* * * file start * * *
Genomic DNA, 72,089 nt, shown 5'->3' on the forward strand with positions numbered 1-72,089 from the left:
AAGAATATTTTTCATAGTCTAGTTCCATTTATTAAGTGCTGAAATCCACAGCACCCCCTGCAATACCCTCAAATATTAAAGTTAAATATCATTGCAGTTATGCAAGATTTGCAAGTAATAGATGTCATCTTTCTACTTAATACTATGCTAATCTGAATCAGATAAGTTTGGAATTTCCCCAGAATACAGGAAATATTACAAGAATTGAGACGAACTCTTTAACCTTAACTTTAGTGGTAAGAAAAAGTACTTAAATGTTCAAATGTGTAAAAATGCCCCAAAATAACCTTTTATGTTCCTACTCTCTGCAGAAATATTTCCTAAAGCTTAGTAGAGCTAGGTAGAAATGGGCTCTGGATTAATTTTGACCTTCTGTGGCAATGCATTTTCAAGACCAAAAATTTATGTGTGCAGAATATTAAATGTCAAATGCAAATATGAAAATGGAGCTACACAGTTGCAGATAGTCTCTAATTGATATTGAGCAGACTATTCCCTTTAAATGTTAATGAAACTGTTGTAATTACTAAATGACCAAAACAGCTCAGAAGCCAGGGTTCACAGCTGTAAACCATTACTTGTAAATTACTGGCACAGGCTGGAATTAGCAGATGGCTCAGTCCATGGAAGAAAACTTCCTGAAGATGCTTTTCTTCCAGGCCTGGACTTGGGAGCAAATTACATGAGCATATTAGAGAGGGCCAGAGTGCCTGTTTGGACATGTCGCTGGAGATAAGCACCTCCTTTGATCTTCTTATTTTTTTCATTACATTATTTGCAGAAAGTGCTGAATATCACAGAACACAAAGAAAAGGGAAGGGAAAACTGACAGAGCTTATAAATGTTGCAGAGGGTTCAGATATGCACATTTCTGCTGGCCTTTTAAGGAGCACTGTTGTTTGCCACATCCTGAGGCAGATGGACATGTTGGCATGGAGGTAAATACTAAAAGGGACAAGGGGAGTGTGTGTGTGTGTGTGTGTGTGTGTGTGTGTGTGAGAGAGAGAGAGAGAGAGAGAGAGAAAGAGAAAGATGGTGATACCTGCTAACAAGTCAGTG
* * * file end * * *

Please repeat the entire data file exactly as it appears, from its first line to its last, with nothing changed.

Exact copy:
Genomic DNA, 72,089 nt, shown 5'->3' on the forward strand with positions numbered 1-72,089 from the left:
AAGAATATTTTTCATAGTCTAGTTCCATTTATTAAGTGCTGAAATCCACAGCACCCCCTGCAATACCCTCAAATATTAAAGTTAAATATCATTGCAGTTATGCAAGATTTGCAAGTAATAGATGTCATCTTTCTACTTAATACTATGCTAATCTGAATCAGATAAGTTTGGAATTTCCCCAGAATACAGGAAATATTACAAGAATTGAGACGAACTCTTTAACCTTAACTTTAGTGGTAAGAAAAAGTACTTAAATGTTCAAATGTGTAAAAATGCCCCAAAATAACCTTTTATGTTCCTACTCTCTGCAGAAATATTTCCTAAAGCTTAGTAGAGCTAGGTAGAAATGGGCTCTGGATTAATTTTGACCTTCTGTGGCAATGCATTTTCAAGACCAAAAATTTATGTGTGCAGAATATTAAATGTCAAATGCAAATATGAAAATGGAGCTACACAGTTGCAGATAGTCTCTAATTGATATTGAGCAGACTATTCCCTTTAAATGTTAATGAAACTGTTGTAATTACTAAATGACCAAAACAGCTCAGAAGCCAGGGTTCACAGCTGTAAACCATTACTTGTAAATTACTGGCACAGGCTGGAATTAGCAGATGGCTCAGTCCATGGAAGAAAACTTCCTGAAGATGCTTTTCTTCCAGGCCTGGACTTGGGAGCAAATTACATGAGCATATTAGAGAGGGCCAGAGTGCCTGTTTGGACATGTCGCTGGAGATAAGCACCTCCTTTGATCTTCTTATTTTTTTCATTACATTATTTGCAGAAAGTGCTGAATATCACAGAACACAAAGAAAAGGGAAGGGAAAACTGACAGAGCTTATAAATGTTGCAGAGGGTTCAGATATGCACATTTCTGCTGGCCTTTTAAGGAGCACTGTTGTTTGCCACATCCTGAGGCAGATGGACATGTTGGCATGGAGGTAAATACTAAAAGGGACAAGGGGAGTGTGTGTGTGTGTGTGTGTGTGTGTGTGTGTGTGAGAGAGAGAGAGAGAGAGAGAGAGAAAGAGAAAGATGGTGATACCTGCTAACAAGTCAGTG